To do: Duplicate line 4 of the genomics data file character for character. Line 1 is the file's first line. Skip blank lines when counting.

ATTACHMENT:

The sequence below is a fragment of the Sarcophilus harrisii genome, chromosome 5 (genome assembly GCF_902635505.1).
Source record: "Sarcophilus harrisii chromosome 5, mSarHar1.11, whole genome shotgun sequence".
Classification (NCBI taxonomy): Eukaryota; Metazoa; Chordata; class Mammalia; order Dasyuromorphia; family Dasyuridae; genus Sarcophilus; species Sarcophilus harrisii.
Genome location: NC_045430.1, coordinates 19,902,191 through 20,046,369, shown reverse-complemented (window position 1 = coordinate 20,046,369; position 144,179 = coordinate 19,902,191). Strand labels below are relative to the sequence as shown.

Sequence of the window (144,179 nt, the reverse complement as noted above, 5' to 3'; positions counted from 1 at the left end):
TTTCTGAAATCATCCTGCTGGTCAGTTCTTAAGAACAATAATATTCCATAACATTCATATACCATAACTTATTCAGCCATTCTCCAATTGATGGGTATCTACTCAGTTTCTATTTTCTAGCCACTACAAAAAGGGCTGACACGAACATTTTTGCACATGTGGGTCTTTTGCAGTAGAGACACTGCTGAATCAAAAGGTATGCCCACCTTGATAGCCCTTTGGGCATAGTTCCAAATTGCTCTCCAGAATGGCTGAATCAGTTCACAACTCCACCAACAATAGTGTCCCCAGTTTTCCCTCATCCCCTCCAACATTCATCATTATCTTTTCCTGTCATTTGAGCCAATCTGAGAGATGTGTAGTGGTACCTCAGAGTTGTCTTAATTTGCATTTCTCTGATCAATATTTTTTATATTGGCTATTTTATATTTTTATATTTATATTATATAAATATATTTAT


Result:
Genome location: NC_045430.1, coordinates 19,902,191 through 20,046,369, shown reverse-complemented (window position 1 = coordinate 20,046,369; position 144,179 = coordinate 19,902,191). Strand labels below are relative to the sequence as shown.